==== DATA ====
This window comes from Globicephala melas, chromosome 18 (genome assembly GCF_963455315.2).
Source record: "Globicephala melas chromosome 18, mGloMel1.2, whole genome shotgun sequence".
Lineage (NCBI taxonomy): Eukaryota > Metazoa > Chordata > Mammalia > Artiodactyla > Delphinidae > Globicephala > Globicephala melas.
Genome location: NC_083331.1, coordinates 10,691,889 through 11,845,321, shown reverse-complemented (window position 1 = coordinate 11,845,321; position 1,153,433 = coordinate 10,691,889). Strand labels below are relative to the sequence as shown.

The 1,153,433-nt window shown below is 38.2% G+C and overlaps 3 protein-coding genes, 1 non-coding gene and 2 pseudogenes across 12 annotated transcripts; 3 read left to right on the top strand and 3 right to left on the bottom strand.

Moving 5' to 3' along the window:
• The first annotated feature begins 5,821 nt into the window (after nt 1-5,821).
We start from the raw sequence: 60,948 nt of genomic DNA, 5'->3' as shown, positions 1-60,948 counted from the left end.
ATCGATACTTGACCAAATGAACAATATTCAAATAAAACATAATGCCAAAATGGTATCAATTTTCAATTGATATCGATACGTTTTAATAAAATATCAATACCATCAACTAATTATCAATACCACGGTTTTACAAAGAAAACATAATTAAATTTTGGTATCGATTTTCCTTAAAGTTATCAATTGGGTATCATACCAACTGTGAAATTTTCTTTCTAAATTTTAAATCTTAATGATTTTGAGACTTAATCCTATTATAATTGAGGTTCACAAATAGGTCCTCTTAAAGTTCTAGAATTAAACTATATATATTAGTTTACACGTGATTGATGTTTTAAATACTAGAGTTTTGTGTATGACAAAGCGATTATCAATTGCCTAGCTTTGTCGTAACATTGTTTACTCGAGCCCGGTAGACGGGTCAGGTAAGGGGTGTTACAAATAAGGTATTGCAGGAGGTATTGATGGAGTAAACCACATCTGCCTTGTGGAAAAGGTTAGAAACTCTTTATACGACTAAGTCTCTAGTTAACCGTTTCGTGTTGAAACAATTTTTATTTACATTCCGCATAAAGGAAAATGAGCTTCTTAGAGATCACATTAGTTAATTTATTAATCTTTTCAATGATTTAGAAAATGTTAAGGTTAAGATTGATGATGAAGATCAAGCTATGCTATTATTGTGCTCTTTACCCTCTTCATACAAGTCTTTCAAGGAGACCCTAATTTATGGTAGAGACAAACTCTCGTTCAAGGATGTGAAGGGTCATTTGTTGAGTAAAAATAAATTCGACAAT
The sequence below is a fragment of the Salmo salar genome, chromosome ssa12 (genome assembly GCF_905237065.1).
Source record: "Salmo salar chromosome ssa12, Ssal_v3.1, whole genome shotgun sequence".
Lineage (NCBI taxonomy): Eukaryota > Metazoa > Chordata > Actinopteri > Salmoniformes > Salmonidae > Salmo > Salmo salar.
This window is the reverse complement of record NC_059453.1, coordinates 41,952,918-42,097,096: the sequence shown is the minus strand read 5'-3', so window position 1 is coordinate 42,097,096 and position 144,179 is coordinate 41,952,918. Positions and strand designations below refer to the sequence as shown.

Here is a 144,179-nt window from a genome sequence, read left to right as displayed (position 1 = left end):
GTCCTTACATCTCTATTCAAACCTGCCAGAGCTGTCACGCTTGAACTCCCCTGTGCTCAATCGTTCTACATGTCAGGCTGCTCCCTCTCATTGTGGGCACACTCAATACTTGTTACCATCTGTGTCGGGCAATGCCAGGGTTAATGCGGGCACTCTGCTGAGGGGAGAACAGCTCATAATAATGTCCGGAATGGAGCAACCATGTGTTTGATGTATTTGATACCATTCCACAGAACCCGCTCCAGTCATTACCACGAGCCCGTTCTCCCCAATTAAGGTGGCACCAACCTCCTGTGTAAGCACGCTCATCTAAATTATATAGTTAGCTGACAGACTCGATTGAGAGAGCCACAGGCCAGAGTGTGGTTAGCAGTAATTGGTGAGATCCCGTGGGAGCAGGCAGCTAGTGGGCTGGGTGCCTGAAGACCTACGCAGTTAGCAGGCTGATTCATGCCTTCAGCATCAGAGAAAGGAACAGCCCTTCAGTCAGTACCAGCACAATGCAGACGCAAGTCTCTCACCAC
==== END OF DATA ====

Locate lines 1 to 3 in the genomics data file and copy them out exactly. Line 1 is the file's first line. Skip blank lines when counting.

This window comes from Globicephala melas, chromosome 18 (genome assembly GCF_963455315.2).
Source record: "Globicephala melas chromosome 18, mGloMel1.2, whole genome shotgun sequence".
Lineage (NCBI taxonomy): Eukaryota > Metazoa > Chordata > Mammalia > Artiodactyla > Delphinidae > Globicephala > Globicephala melas.